Fluorescein dyes, Convallaria, and mouse colon tissue were used for TPF, whereas chicken tendon and human breast tissue biopsy samples were used for SHG imaging in this study. Unstained Convallaria majalis (lily-of-the-valley) sample was purchased from MSMedia (New South Wales, Australia). The sample contained an array of two 1-mm sections of Convallaria tissue, which were fixed and mounted between a cover slip and a microscope slide. Each section has a thickness of .
Mouse colon tissue was obtained locally from an abattoir and placed in tissue cassettes (Fisher Scientific). Next, it was processed in a standard xylene/ethanol mixture for 24 h for extensive dehydration. The sample was then embedded in paraffin wax using a tissue processor (Leica ASP300). Next, -thick sections were cut using a cryostat (Leica CM3050S) and stained with hematoxylin and eosin (H&E) stain. Finally, each tissue section was mounted onto a microscope slide with a permanent mounting media (Permount).
Chicken tendon tissues were collected from a local abattoir and preserved in an embedding medium at . Next, the samples were slowly raised to a temperature of and -thick sections were cut using a cryostat (Leica CM3050S). Subsequently, the samples were thawed and stained with hematoxylin and eosin (H&E) stain. Finally, the tissue section was mounted onto a microscope slide with a permanent mounting media (Permount).
Tissue microarray of breast tissue biopsy was purchased from US Biomax (Rockville, Maryland). The microarray consists of 1.5-mm-diameter cores, which are formalin-fixed and paraffin-embedded breast tissue samples. The samples include H&E-stained -thick invasive ductal carcinoma tissue paired with normal breast tissue samples mounted on a microscope slide.
Two-photon polymerization (TPP) was performed with a photocurable polymer, which was prepared from a mixture of 98 ml poly(ethylene glycol) diacrylate (Sigma-Aldrich, CAS 26570-48-9), 2g Phenylbis (2,4,6-trimethylbenzoyl)phosphine oxide (Sigma-Aldrich, CAS 162881-26-7), and 0.02 g Sudan I (Sigma-Aldrich, CAS 842-07-9). To form a homogeneous mixture, all chemical components were mixed 24 h prior to usage and stored in a dark glass bottle to isolate the solution from ambient light. A drop of the mixture was placed on a microscope slide and covered with a cover slip to form a thin layer of the photopolymer.
Mathematical Model of the Flat-Top Beam
Figure 1 shows the custom-built MPM setup used in this study. An ultrafast titanium:sapphire pulsed laser (Spectra-Physics Mai-Tai HP, Santa Clara, California) is used to generate a GB with 100-fs pulses at a repetition rate of 80 MHz. The laser is spectrally tunable between 690 and 1050 nm, and the excitation wavelength for this study is spectrally centered at 780 nm. An optical spatial filter is used to isolate the fundamental Gaussian mode and enlarge the beam diameter to 5 mm. A half-wave plate and a polarizer are used together to control power of the beam. Next, a pair of metallic mirrors reflects the beam onto the back aperture of a commercial Gaussian-to-top-hat beam shaper lens (TOPAG Lasertechnik GmbH, GTH-5-250-4-NIR, Darmstadt, Germany). A standard beam shaper comprises of a refractive phase-shaping element and a focusing element that redistributes a GB into a square-shaped FTB. In this case, a 5-mm-diameter GB is converted to an FTB of dimensions at a distance of 250 mm. Due to the narrow 10-nm bandwidth of our 100-fs pulses and that the beam shaper is thin (), we do not observe any pulse broadening from using this optic. This observation is consistent with our analysis of the amount of group velocity dispersion experienced by our pulses upon passing through the beam shaper, which we calculate to be negligibly small at only . Using relevant datasheets34–36 and formulae,37 step-by-step calculations were done to arrive at the result above, the specifics of which are provided in Supplementary Material 1. We use Zemax (OpticStudio, Kirkland, Washington) to simulate the propagation of the illumination beam through the beam shaper and visualize the resulting spatial intensity distribution of the FTB. To perform this simulation, a 3-D model of the beam shaper was obtained from the vendor (TOPAG Lasertechnik GmbH, Darmstadt, Germany). The inset in Figs. 1(a) and 1(b) shows the normalized 2-D and one-dimensional (1-D) intensity distribution of the FTB, respectively. We observe that the normalized root mean square value of the FTB is 0.92 for the flat region bounded by the white square shown in the 2-D intensity profile. Beyond this region, the intensity decreases with a sharp gradient (shown by shaded blue areas in the 1-D intensity profile).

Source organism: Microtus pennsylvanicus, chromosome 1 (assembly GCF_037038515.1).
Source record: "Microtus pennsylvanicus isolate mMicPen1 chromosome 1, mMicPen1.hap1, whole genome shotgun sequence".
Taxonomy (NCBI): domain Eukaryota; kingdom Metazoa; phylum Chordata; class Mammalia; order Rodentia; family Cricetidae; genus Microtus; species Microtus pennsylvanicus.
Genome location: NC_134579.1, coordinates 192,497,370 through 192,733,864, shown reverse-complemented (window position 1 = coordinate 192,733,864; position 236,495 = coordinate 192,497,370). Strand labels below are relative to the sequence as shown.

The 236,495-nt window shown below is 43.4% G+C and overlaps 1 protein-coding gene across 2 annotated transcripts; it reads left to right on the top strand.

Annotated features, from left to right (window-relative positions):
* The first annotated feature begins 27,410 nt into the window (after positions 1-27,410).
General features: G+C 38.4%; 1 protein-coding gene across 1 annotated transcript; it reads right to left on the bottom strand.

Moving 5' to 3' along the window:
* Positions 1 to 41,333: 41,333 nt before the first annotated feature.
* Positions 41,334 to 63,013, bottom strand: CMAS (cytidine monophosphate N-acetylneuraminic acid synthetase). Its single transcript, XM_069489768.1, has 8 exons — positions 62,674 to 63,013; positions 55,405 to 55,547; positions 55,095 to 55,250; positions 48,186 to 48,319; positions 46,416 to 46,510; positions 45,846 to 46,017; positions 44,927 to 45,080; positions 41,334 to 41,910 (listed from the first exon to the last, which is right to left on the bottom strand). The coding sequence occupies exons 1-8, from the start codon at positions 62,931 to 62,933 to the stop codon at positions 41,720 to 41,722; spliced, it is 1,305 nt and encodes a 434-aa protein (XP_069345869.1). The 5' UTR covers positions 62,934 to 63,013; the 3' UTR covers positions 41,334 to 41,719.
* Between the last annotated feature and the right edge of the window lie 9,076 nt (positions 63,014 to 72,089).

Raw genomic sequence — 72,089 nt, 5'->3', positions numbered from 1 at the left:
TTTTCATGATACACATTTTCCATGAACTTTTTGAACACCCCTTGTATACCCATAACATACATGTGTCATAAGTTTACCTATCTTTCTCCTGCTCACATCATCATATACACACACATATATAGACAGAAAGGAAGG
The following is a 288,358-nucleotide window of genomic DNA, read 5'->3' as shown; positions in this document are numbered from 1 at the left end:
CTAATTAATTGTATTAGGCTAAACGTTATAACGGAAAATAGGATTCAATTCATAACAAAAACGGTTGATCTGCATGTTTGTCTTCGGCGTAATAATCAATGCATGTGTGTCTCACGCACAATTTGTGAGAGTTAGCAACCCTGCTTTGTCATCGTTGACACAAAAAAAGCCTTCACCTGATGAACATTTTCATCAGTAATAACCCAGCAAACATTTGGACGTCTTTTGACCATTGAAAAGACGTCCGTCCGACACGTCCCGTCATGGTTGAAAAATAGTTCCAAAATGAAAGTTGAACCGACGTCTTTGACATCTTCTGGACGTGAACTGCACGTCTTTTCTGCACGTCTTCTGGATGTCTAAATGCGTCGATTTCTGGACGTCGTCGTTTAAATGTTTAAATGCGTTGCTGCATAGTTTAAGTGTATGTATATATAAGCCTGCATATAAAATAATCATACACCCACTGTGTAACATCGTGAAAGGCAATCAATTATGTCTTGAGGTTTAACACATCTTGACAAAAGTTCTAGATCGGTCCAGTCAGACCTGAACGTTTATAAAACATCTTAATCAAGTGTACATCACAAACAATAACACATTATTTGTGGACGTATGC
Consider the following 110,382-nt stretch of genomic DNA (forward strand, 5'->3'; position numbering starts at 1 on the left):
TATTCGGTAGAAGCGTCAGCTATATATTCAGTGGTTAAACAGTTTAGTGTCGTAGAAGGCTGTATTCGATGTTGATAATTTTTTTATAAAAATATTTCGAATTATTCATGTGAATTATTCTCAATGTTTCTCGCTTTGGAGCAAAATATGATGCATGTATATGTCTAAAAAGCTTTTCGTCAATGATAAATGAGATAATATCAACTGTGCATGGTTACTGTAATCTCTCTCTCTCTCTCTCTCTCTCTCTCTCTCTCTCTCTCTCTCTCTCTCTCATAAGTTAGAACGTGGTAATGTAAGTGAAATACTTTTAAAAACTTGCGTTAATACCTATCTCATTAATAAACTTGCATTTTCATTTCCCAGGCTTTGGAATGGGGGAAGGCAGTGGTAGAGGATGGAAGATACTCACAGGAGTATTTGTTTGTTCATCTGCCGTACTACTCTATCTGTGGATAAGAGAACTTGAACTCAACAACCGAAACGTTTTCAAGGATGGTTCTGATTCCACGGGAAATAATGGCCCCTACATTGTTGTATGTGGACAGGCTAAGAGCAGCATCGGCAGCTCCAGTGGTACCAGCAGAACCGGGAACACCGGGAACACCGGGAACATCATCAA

After the generation of the FTB, a pair of convex lenses (, ) are used to shrink the FTB to a size of and relay the FTB on to the image plane of a tube lens TL1 (). From the tube lens, the beam is passed onto a 0.25-numerical aperture (NA), objective lens (Olympus America, Plan N FN22) that relays the FTB on to the sample plane. The size of the FTB at the sample plane is . To obtain a GB illumination, the beam shaper is simply removed from the beam path, which leads to an illumination spot size of diameter at the sample plane. Note that for both illumination conditions, a beam average power of was used. Both forward propagating TPF and SHG signals are collected using a 0.9 NA condenser lens (Carl Zeiss Microscopy, Condsr Achr Apl 0.9 H D Ph DIC). The use of a lens with higher NA for collecting the emitted signal ensures that the spatial resolution of the imaging system is dictated by the NA of the collection objective.
The emitted signals are reflected by a dichroic mirror onto a laser-blocking filter (Semrock FF01-680/SP-25, Rochester, New York) and a relevant bandpass filter (Semrock FF01-530/40-25 for TPF, Semrock FF01-390/18-25 for SHG, Rochester, New York). Finally, the emitted signal is focused on to an EMCCD camera (Hamamatsu EM-CCD C9100-13, Bridgewater, New Jersey) with the help of tube lens TL2 (). An image acquisition time of 1.5 s is utilized for all imaging modes.